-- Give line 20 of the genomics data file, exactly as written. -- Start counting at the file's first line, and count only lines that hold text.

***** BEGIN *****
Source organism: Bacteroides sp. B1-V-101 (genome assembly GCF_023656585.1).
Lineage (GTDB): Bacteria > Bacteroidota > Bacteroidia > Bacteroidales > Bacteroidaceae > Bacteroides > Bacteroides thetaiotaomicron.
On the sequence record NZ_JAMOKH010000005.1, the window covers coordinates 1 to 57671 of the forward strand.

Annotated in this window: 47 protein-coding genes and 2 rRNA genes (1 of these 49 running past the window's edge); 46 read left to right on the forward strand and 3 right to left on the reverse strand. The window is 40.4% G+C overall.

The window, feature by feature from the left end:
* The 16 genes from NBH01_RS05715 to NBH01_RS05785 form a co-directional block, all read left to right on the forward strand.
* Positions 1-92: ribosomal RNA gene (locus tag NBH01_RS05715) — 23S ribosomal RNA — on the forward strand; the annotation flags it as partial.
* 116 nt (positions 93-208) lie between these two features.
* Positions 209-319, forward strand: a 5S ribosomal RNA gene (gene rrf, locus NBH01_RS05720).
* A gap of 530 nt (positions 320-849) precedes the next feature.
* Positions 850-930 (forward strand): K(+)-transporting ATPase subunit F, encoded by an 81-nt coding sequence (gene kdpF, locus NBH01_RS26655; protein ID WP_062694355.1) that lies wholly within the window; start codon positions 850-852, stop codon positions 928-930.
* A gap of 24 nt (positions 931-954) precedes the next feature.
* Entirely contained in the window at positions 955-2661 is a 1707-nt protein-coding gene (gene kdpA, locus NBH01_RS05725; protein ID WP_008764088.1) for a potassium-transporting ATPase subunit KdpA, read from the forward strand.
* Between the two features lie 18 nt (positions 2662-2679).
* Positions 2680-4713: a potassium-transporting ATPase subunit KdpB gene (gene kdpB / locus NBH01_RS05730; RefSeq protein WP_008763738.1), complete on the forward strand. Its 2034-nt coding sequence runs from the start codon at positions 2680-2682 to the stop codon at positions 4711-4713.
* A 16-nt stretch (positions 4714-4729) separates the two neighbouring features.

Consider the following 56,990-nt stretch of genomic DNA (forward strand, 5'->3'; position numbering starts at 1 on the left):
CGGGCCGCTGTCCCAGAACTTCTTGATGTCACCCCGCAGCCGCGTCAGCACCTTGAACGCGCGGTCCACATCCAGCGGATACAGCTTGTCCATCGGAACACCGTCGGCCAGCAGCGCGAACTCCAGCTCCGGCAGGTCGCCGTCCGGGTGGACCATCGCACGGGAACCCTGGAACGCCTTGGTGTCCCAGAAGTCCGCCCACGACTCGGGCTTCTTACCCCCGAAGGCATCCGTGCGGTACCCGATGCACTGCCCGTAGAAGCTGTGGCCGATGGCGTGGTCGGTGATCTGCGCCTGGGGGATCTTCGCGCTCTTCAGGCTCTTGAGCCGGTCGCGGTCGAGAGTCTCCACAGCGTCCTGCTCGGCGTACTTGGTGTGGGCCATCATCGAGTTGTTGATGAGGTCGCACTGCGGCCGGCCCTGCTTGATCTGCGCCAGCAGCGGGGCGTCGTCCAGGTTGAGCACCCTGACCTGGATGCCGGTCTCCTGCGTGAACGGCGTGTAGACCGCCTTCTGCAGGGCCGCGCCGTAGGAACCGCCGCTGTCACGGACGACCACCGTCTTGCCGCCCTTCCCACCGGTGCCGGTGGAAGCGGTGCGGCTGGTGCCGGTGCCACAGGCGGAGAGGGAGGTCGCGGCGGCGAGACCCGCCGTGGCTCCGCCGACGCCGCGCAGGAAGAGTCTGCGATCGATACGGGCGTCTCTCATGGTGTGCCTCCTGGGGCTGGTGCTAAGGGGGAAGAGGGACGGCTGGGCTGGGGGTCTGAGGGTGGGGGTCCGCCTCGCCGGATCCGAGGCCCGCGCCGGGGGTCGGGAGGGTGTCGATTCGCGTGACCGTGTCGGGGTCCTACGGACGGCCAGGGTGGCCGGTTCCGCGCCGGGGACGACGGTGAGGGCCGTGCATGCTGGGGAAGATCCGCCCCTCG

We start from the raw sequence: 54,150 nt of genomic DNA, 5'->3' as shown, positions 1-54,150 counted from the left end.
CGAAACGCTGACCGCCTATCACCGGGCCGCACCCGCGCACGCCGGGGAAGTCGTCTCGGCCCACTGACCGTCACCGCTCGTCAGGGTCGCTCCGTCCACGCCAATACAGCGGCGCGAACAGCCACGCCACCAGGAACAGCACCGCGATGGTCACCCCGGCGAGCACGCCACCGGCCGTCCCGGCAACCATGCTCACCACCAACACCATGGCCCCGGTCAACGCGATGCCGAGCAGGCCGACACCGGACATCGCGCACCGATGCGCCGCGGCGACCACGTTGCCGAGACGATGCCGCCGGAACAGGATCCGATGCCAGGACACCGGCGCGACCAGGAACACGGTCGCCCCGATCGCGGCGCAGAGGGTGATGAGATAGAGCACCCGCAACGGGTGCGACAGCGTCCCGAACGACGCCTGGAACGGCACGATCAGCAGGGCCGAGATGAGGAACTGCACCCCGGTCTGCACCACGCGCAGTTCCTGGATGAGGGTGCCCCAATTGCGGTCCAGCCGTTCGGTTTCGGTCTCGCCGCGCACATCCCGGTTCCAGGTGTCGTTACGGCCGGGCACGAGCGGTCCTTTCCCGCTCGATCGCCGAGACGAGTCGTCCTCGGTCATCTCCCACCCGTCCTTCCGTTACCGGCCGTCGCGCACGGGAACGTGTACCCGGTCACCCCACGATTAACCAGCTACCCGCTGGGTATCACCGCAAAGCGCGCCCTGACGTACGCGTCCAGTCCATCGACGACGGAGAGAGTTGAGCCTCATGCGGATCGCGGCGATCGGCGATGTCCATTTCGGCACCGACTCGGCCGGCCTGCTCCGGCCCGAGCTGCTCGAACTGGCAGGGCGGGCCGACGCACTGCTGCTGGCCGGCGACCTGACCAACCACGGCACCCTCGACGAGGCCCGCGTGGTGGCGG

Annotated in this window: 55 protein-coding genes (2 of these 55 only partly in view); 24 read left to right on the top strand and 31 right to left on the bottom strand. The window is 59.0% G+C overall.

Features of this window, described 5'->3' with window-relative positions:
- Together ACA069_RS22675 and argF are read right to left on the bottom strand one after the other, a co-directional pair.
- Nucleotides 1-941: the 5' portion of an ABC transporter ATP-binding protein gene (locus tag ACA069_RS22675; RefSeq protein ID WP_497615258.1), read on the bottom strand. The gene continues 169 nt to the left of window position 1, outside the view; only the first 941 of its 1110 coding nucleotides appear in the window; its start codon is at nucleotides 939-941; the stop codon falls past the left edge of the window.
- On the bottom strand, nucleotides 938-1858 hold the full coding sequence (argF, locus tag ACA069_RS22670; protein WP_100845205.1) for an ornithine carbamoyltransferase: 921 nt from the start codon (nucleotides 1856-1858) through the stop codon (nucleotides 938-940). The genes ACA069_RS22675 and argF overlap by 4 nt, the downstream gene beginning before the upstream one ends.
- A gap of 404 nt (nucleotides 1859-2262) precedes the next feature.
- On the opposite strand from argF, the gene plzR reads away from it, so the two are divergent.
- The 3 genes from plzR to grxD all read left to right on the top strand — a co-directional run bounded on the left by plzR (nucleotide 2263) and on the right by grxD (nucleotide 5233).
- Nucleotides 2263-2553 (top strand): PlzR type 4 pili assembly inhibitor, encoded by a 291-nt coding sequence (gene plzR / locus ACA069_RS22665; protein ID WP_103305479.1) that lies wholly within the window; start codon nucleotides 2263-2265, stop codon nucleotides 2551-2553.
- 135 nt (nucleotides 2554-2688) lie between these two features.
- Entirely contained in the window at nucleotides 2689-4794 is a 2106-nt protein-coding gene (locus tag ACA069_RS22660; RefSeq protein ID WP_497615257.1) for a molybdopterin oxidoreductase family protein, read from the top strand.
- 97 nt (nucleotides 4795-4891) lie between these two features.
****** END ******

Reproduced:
CGAAACGCTGACCGCCTATCACCGGGCCGCACCCGCGCACGCCGGGGAAGTCGTCTCGGCCCACTGACCGTCACCGCTCGTCAGGGTCGCTCCGTCCACGCCAATACAGCGGCGCGAACAGCCACGCCACCAGGAACAGCACCGCGATGGTCACCCCGGCGAGCACGCCACCGGCCGTCCCGGCAACCATGCTCACCACCAACACCATGGCCCCGGTCAACGCGATGCCGAGCAGGCCGACACCGGACATCGCGCACCGATGCGCCGCGGCGACCACGTTGCCGAGACGATGCCGCCGGAACAGGATCCGATGCCAGGACACCGGCGCGACCAGGAACACGGTCGCCCCGATCGCGGCGCAGAGGGTGATGAGATAGAGCACCCGCAACGGGTGCGACAGCGTCCCGAACGACGCCTGGAACGGCACGATCAGCAGGGCCGAGATGAGGAACTGCACCCCGGTCTGCACCACGCGCAGTTCCTGGATGAGGGTGCCCCAATTGCGGTCCAGCCGTTCGGTTTCGGTCTCGCCGCGCACATCCCGGTTCCAGGTGTCGTTACGGCCGGGCACGAGCGGTCCTTTCCCGCTCGATCGCCGAGACGAGTCGTCCTCGGTCATCTCCCACCCGTCCTTCCGTTACCGGCCGTCGCGCACGGGAACGTGTACCCGGTCACCCCACGATTAACCAGCTACCCGCTGGGTATCACCGCAAAGCGCGCCCTGACGTACGCGTCCAGTCCATCGACGACGGAGAGAGTTGAGCCTCATGCGGATCGCGGCGATCGGCGATGTCCATTTCGGCACCGACTCGGCCGGCCTGCTCCGGCCCGAGCTGCTCGAACTGGCAGGGCGGGCCGACGCACTGCTGCTGGCCGGCGACCTGACCAACCACGGCACCCTCGACGAGGCCCGCGTGGTGGCGG